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Aspiring filmmaker/first-novelist Chbosky adds an upbeat ending to a tale of teenaged angst—the right combination of realism and uplift to allow it on high school reading lists, though some might object to the sexuality, drinking, and dope-smoking. More sophisticated readers might object to the rip-off of Salinger, though Chbosky pays homage by having his protagonist read Catcher in the Rye. Like Holden, Charlie oozes sincerity, rails against celebrity phoniness, and feels an extraliterary bond with his favorite writers (Harper Lee, Fitzgerald, Kerouac, Ayn Rand, etc.). But Charlie’s no rich kid: the third child in a middle-class family, he attends public school in western Pennsylvania, has an older brother who plays football at Penn State, and an older sister who worries about boys a lot. An epistolary novel addressed to an anonymous “friend,” Charlie’s letters cover his first year in high school, a time haunted by the recent suicide of his best friend. Always quick to shed tears, Charlie also feels guilty about the death of his Aunt Helen, a troubled woman who lived with Charlie’s family at the time of her fatal car wreck. Though he begins as a friendless observer, Charlie is soon pals with seniors Patrick and Sam (for Samantha), stepsiblings who include Charlie in their circle, where he smokes pot for the first time, drops acid, and falls madly in love with the inaccessible Sam. His first relationship ends miserably because Charlie remains compulsively honest, though he proves a loyal friend (to Patrick when he’s gay-bashed) and brother (when his sister needs an abortion). Depressed when all his friends prepare for college, Charlie has a catatonic breakdown, which resolves itself neatly and reveals a long-repressed truth about Aunt Helen. A plain-written narrative suggesting that passivity, and thinking too much, lead to confusion and anxiety. Perhaps the folks at (co-publisher) MTV see the synergy here with Daria or any number of videos by the sensitive singer-songwriters they feature.

Pub Date: Feb. 4, 1999

ISBN: 0-671-02734-4

Page Count: 256

Publisher: MTV/Pocket

Review Posted Online: May 20, 2010

Kirkus Reviews Issue: Jan. 15, 1999

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A familiar but heartfelt romance for easygoing readers.


In O’Gorman’s YA debut, two best friends try to fool people into thinking that they’re in love—and then discover a new facet of their relationship.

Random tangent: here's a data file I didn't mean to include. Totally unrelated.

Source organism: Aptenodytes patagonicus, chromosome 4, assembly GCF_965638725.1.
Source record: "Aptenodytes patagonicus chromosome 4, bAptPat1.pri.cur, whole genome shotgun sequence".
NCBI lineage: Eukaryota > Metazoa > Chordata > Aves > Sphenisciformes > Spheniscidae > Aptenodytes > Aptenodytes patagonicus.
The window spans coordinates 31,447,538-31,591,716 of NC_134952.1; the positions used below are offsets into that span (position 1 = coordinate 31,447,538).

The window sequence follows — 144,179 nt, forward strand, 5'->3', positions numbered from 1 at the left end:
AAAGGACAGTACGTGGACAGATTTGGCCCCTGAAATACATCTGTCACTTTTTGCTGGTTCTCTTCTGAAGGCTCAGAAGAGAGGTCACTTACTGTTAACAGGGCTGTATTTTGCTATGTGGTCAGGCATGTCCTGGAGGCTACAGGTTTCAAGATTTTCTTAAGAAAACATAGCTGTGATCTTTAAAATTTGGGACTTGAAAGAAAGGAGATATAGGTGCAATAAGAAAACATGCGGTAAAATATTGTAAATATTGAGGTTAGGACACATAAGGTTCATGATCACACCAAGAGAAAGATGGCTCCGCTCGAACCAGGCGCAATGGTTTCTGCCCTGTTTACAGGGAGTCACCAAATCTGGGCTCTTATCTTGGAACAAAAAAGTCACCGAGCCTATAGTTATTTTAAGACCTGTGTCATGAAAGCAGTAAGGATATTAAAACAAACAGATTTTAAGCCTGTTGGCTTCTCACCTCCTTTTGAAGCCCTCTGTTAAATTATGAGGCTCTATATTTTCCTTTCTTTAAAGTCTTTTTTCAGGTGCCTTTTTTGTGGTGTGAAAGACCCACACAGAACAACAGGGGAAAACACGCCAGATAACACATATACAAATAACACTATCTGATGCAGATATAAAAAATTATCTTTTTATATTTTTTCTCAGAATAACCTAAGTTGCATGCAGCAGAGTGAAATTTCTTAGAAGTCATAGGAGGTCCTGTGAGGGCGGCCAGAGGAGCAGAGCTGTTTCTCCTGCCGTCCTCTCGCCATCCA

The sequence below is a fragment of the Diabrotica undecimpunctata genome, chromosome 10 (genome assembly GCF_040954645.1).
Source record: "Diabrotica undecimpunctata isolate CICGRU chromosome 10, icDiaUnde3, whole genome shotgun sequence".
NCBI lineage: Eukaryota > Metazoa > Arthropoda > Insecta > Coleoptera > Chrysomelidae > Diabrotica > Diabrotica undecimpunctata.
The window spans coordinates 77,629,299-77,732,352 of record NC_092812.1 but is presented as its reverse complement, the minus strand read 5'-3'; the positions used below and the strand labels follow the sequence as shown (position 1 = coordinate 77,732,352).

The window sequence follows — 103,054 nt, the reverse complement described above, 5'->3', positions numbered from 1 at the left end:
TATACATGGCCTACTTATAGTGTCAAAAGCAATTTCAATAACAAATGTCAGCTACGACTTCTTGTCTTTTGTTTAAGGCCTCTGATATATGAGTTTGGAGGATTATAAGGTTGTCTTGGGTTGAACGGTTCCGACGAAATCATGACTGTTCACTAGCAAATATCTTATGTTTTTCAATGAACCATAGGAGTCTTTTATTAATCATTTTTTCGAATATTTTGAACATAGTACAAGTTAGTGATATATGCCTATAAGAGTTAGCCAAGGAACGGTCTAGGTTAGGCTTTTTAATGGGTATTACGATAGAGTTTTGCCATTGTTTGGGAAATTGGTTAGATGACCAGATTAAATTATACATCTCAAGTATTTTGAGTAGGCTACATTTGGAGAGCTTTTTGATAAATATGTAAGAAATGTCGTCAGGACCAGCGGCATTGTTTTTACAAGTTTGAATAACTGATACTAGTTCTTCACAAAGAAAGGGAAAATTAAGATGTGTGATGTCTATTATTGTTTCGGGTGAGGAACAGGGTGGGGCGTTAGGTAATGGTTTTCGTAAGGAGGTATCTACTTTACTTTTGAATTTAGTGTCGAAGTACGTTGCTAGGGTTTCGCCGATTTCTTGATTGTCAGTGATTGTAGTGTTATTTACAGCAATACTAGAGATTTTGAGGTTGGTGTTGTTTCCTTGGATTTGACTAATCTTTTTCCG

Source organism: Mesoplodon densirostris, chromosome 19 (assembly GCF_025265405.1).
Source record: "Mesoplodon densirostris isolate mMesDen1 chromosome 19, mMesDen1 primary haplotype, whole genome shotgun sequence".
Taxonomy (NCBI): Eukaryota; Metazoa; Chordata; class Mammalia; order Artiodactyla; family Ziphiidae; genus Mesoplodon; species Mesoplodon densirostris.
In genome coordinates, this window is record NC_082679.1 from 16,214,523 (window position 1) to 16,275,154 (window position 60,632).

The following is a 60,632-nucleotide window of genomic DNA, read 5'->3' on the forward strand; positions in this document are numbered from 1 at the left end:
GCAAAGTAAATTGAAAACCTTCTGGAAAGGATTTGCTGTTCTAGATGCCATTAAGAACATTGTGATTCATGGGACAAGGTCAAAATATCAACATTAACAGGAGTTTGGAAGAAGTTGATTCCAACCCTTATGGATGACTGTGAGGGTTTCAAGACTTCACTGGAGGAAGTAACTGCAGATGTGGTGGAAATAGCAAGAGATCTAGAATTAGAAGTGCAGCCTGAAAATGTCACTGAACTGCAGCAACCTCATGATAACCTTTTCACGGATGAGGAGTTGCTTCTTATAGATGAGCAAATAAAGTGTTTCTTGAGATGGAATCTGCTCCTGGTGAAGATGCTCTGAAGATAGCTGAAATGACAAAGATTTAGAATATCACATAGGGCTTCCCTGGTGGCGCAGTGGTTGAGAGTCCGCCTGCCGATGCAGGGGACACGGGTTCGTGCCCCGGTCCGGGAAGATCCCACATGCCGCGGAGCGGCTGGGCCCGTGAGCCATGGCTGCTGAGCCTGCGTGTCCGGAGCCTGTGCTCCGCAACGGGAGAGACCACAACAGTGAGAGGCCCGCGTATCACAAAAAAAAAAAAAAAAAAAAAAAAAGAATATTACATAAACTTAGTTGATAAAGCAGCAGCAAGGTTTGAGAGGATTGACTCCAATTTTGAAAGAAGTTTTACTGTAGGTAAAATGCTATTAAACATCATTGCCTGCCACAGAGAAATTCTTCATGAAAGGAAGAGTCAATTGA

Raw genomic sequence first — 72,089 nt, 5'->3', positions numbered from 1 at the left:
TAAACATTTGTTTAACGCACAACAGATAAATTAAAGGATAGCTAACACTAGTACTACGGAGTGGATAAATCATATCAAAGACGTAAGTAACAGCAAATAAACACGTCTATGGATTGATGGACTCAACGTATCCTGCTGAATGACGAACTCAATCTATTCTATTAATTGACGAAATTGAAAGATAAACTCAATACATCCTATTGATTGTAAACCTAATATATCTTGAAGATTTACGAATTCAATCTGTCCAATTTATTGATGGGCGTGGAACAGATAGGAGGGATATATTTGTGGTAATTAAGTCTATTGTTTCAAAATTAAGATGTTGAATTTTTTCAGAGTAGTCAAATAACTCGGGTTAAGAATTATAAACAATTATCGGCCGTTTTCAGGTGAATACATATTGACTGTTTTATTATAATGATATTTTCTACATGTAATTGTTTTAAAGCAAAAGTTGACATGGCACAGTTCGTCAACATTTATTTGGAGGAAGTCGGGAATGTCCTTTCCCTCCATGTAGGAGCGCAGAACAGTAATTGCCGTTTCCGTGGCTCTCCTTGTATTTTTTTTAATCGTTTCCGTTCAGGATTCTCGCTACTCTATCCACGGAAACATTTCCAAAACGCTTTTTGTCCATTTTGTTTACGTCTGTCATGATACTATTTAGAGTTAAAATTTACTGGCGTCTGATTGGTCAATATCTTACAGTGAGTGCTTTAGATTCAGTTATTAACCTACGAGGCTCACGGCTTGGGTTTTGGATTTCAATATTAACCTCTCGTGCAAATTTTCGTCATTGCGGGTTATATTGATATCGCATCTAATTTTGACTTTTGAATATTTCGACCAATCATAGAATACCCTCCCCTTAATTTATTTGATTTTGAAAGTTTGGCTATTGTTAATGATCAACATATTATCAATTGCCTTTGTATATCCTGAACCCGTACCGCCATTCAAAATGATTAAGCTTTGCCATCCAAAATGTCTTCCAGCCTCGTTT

Sally Spitz is a frizzy-haired 17-year-old girl with a charming zeal for three things: Harry Potter (she’s a Gryffindor), Star Wars, and getting into Duke University. During her senior year of high school, she goes on a slew of miserable dates, set up by her mother and her own second-best–friend–turned-matchmaker, Lillian Hooker. Sally refuses to admit to anyone that she’s actually head over Converses in love with her longtime best friend, a boy named Baldwin Eugene Charles Kent, aka “Becks.” After a particularly awkward date, Sally devises a plan to end Lillian’s matchmaking attempts; specifically, she plans to hire someone to act as her fake boyfriend, or “F.B.F.” But before Sally can put her plan into action, a rumor circulates that Sally and Becks are already dating. Becks agrees to act as Sally’s F.B.F. in exchange for a box of Goobers and Sally’s doing his calculus homework for a month. Later, as they hold hands in the hall and “practice” make-out sessions in Becks’ bedroom, their friendship heads into unfamiliar territory. Over the course of this novel, O’Gorman presents an inviting and enjoyable account of lifelong friendship transforming into young love. Though the author’s reliance on familiar tropes may be comforting to a casual reader, it may frustrate those who may be looking for a more substantial and less predictable plot. A number of ancillary characters lack very much complexity, and the story, overall, would have benefited from an added twist or two. Even so, however, this remains a largely engaging and often endearing debut. 

A familiar but heartfelt romance for easygoing readers.

Pub Date: Dec. 3, 2019

ISBN: 978-1-64063-759-7

Page Count: 340

Publisher: Entangled: Teen

Review Posted Online: Jan. 7, 2020